Kim Barker details the behind-the-bylines reality of war-zone reporting in her memoir, The Taliban Shuffle: Strange Days in Afghanistan and Pakistan. The book was released to little fanfare in 2011, but reached the bestseller list this year as Tina Fey starred in Whiskey Tango Foxtrot, the movie adaptation. The book is at once ridiculous – think: Bridget Jones-takes-Kabul – and poignant, an epistle on the failures of the global war on terror.
Barker arrives in Afghanistan in 2003, swashbuckling through Kabul as a foreign correspondent for the Chicago Tribune. In the early days of her five-year tenure, Afghanistan languished in the shadow of more organized and publicized offensives in Iraq. Barker describes Afghanistan, by contrast, as “the good war,” and busies herself with adventure-seeking (the first line of the book is, “I had always wanted to meet a warlord”) and uncomfortable expat flirting. One of her journalist flings ingratiates himself to Barker by giving her a heads up about a recent suicide attack.
Gross, I thought to myself. Mass murder as pillow talk?
In fact, over the first half of the memoir, I cultivated an itchy dislike for Barker. Her personal annoyance and inconvenience against a backdrop of tragedy and death in the Middle East seemed crass. I cringed as she donned a burqa to travel in Kandahar. “Oppressive,” she thinks. “But oddly liberating.” Really, Kim? I frowned. After one burqa-wearing experience, you understand the gender politics of conservative Islam? The whole thing felt like Western ideals and stereotypes blanketed over the real lives of millions of Afghans.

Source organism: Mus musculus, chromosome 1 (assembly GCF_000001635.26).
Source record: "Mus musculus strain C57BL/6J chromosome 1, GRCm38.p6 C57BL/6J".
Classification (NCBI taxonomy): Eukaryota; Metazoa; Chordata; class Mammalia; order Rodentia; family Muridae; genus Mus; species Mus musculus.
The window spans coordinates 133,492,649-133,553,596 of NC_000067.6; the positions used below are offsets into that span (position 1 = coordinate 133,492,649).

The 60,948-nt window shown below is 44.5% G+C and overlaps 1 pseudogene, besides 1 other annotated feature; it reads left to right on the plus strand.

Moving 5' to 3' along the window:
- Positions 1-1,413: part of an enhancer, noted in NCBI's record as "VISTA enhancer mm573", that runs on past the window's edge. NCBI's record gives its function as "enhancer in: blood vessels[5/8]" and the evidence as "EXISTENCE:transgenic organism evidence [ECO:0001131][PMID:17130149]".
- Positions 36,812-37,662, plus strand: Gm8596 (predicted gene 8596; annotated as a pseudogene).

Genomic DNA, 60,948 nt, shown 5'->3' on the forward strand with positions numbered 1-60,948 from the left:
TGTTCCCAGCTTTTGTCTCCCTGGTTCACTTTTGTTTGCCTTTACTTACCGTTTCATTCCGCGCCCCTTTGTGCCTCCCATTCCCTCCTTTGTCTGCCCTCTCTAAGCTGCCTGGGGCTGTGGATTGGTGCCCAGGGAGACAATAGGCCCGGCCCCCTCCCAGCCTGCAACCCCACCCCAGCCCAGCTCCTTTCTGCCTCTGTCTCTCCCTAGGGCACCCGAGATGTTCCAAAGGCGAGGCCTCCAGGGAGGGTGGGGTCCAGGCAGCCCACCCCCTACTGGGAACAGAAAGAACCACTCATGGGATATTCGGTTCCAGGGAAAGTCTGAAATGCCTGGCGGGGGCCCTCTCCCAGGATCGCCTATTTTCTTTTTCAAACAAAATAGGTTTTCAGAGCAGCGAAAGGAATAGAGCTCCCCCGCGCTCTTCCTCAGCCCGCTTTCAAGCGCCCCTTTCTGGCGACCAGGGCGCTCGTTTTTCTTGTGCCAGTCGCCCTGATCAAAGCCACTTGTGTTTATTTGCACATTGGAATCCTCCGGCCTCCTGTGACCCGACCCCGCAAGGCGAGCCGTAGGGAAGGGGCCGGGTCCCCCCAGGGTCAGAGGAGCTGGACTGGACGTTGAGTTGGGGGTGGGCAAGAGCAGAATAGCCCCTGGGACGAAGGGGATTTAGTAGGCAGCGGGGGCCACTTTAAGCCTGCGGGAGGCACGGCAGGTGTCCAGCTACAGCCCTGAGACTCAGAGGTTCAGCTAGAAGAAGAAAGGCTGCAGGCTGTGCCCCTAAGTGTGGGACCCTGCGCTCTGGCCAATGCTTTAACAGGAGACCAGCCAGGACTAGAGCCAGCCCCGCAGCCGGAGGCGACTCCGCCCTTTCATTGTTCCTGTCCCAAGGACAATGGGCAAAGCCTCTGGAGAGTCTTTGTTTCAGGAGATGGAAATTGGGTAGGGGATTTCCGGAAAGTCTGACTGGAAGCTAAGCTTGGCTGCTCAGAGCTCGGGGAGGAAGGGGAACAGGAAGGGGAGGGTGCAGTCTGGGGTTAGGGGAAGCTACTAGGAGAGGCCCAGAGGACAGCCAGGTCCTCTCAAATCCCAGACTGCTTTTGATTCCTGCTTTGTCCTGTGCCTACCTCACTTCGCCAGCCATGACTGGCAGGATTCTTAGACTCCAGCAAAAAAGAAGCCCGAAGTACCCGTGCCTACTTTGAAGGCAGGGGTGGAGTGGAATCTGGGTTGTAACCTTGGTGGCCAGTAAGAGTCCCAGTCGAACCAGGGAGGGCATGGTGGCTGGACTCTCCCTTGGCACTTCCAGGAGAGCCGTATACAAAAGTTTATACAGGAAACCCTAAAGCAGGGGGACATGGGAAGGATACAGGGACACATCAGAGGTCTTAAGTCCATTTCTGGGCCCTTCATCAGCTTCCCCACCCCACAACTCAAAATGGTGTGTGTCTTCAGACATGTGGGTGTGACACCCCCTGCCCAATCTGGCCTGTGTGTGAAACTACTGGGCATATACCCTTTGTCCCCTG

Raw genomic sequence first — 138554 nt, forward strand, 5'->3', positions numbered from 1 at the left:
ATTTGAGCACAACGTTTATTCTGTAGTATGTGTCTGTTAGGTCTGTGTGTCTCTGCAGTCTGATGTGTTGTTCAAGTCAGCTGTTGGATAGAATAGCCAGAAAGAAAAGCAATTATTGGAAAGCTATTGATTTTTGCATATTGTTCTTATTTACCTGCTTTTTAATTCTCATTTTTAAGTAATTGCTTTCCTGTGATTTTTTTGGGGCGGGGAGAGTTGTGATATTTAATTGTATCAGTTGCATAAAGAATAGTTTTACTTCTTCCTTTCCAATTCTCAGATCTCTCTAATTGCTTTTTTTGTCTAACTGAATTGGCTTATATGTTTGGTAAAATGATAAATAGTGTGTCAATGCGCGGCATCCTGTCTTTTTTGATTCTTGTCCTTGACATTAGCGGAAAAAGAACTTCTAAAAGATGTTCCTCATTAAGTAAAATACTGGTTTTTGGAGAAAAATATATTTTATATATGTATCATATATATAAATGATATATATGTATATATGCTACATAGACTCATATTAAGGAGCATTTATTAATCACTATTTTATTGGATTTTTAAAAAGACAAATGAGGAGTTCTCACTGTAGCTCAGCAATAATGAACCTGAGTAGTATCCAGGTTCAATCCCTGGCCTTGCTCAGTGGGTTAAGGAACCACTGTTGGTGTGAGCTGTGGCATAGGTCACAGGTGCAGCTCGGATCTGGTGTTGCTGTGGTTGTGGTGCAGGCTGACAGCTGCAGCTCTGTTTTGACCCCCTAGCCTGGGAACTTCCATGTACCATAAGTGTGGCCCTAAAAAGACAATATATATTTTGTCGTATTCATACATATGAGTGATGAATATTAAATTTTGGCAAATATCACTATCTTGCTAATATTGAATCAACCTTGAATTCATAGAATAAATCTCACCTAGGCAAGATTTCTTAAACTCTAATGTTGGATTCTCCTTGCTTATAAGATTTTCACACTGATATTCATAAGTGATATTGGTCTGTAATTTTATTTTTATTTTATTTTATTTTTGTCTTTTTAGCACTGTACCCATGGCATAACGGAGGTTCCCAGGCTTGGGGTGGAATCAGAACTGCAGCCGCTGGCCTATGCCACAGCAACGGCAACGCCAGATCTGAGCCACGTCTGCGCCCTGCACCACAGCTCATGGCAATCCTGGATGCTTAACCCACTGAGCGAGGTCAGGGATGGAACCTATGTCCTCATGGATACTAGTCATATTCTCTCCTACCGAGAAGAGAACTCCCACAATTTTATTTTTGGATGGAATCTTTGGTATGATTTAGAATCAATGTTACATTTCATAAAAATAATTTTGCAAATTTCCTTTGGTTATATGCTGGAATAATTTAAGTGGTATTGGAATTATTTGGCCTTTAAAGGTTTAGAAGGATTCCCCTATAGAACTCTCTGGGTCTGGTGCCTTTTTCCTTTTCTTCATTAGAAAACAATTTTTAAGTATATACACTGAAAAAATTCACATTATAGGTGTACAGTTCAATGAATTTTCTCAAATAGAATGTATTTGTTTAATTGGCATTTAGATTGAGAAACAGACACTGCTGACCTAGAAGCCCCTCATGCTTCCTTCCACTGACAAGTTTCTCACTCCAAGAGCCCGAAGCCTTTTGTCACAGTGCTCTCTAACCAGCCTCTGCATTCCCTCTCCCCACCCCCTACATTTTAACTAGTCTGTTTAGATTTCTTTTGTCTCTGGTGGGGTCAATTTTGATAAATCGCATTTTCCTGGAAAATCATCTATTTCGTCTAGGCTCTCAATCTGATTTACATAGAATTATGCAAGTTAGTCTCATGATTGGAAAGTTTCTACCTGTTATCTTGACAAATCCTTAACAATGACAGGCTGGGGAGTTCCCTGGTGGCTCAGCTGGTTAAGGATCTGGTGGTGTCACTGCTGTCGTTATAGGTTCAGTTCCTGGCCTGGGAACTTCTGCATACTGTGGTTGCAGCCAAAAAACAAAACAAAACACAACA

But as the years in Taliban Shuffle tick by – 2003 becomes 2006 – I came to realize that the structure of Barker’s work mirrored her own culture shock and assimilation. Later, Barker interrogates her propensity for thrill seeking and her role as a voyeur, of sorts, in a world she can’t make sense of. In short, she’s as hard on herself as I had been on her.
Barker skillfully led me to a turning point as she covers a gruesome attack in Karachi at the time of Benazir Bhutto’s return to Pakistan. “Looking back,” Barker writes, “if my adrenaline addiction had a rock bottom, this was it – wiping my bloody hand on my pants, scrubbing the blood of strangers off my shoes, pushing away the tears so I could write a story.”
In the end, Barker provides a complex picture of life and work in Afghanistan, a country she clearly loves. In addition, The Taliban Shuffle is the story of one woman’s dedication to her craft in an arena dominated by men. In the end, I liked this. And, for what it’s worth, I came to like Kim Barker, too.
You’ll like it if: You’re a news junkie who seeks the little-known backstory or the elusive exclusive.
Maybe not so much if: History and current events aren’t your bag.